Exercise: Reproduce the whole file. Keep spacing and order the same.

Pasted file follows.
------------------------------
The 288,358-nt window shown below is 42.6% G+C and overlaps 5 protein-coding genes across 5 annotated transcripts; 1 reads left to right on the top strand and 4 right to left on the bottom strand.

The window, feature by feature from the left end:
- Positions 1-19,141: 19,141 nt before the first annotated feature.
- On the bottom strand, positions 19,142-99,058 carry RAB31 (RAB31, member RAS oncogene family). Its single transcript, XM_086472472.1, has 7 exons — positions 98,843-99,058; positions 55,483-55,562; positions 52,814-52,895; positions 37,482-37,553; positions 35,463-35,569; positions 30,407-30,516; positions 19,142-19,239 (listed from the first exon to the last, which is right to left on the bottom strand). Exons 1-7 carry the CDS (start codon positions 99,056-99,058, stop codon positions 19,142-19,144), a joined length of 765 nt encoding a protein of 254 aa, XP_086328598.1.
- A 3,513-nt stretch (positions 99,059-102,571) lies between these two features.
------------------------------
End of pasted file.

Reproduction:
The 288,358-nt window shown below is 42.6% G+C and overlaps 5 protein-coding genes across 5 annotated transcripts; 1 reads left to right on the top strand and 4 right to left on the bottom strand.

The window, feature by feature from the left end:
- Positions 1-19,141: 19,141 nt before the first annotated feature.
- On the bottom strand, positions 19,142-99,058 carry RAB31 (RAB31, member RAS oncogene family). Its single transcript, XM_086472472.1, has 7 exons — positions 98,843-99,058; positions 55,483-55,562; positions 52,814-52,895; positions 37,482-37,553; positions 35,463-35,569; positions 30,407-30,516; positions 19,142-19,239 (listed from the first exon to the last, which is right to left on the bottom strand). Exons 1-7 carry the CDS (start codon positions 99,056-99,058, stop codon positions 19,142-19,144), a joined length of 765 nt encoding a protein of 254 aa, XP_086328598.1.
- A 3,513-nt stretch (positions 99,059-102,571) lies between these two features.